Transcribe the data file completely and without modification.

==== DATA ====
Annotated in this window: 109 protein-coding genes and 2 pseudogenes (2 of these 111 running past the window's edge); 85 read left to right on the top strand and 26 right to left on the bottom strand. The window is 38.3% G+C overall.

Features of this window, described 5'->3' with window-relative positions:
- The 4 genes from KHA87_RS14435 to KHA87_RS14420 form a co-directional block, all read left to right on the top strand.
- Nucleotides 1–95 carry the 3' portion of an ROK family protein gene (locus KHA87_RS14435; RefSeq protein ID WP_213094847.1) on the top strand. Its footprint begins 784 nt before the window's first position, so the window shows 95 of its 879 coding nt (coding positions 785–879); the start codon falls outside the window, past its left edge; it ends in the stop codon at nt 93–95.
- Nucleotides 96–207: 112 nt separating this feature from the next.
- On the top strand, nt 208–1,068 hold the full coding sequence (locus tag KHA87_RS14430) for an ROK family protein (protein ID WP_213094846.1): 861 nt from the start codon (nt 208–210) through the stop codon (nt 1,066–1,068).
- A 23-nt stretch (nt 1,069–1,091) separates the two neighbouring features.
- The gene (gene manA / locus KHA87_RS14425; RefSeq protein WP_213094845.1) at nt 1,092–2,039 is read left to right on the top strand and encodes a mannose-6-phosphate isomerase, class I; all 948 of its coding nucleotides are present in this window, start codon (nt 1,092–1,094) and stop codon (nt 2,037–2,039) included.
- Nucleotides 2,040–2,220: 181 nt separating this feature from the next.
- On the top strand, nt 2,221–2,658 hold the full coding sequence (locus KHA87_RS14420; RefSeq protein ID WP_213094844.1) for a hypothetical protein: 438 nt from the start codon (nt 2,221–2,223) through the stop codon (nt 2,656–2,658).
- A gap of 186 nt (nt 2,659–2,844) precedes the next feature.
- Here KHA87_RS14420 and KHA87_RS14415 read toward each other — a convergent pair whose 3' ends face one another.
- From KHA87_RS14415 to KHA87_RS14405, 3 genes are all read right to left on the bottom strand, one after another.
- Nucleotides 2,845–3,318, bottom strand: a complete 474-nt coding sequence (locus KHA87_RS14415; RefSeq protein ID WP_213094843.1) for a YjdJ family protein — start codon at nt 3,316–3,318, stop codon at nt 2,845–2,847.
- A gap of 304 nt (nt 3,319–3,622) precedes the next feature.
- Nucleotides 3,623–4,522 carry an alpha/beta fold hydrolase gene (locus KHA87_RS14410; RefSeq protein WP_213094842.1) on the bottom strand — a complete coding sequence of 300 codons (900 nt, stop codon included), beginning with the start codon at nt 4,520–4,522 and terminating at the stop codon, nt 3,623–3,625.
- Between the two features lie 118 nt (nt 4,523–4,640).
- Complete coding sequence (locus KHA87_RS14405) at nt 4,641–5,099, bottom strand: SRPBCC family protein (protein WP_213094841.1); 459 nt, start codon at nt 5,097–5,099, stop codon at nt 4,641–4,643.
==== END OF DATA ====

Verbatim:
Annotated in this window: 109 protein-coding genes and 2 pseudogenes (2 of these 111 running past the window's edge); 85 read left to right on the top strand and 26 right to left on the bottom strand. The window is 38.3% G+C overall.

Features of this window, described 5'->3' with window-relative positions:
- The 4 genes from KHA87_RS14435 to KHA87_RS14420 form a co-directional block, all read left to right on the top strand.
- Nucleotides 1–95 carry the 3' portion of an ROK family protein gene (locus KHA87_RS14435; RefSeq protein ID WP_213094847.1) on the top strand. Its footprint begins 784 nt before the window's first position, so the window shows 95 of its 879 coding nt (coding positions 785–879); the start codon falls outside the window, past its left edge; it ends in the stop codon at nt 93–95.
- Nucleotides 96–207: 112 nt separating this feature from the next.
- On the top strand, nt 208–1,068 hold the full coding sequence (locus tag KHA87_RS14430) for an ROK family protein (protein ID WP_213094846.1): 861 nt from the start codon (nt 208–210) through the stop codon (nt 1,066–1,068).
- A 23-nt stretch (nt 1,069–1,091) separates the two neighbouring features.
- The gene (gene manA / locus KHA87_RS14425; RefSeq protein WP_213094845.1) at nt 1,092–2,039 is read left to right on the top strand and encodes a mannose-6-phosphate isomerase, class I; all 948 of its coding nucleotides are present in this window, start codon (nt 1,092–1,094) and stop codon (nt 2,037–2,039) included.
- Nucleotides 2,040–2,220: 181 nt separating this feature from the next.
- On the top strand, nt 2,221–2,658 hold the full coding sequence (locus KHA87_RS14420; RefSeq protein ID WP_213094844.1) for a hypothetical protein: 438 nt from the start codon (nt 2,221–2,223) through the stop codon (nt 2,656–2,658).
- A gap of 186 nt (nt 2,659–2,844) precedes the next feature.
- Here KHA87_RS14420 and KHA87_RS14415 read toward each other — a convergent pair whose 3' ends face one another.
- From KHA87_RS14415 to KHA87_RS14405, 3 genes are all read right to left on the bottom strand, one after another.
- Nucleotides 2,845–3,318, bottom strand: a complete 474-nt coding sequence (locus KHA87_RS14415; RefSeq protein ID WP_213094843.1) for a YjdJ family protein — start codon at nt 3,316–3,318, stop codon at nt 2,845–2,847.
- A gap of 304 nt (nt 3,319–3,622) precedes the next feature.
- Nucleotides 3,623–4,522 carry an alpha/beta fold hydrolase gene (locus KHA87_RS14410; RefSeq protein WP_213094842.1) on the bottom strand — a complete coding sequence of 300 codons (900 nt, stop codon included), beginning with the start codon at nt 4,520–4,522 and terminating at the stop codon, nt 3,623–3,625.
- Between the two features lie 118 nt (nt 4,523–4,640).
- Complete coding sequence (locus KHA87_RS14405) at nt 4,641–5,099, bottom strand: SRPBCC family protein (protein WP_213094841.1); 459 nt, start codon at nt 5,097–5,099, stop codon at nt 4,641–4,643.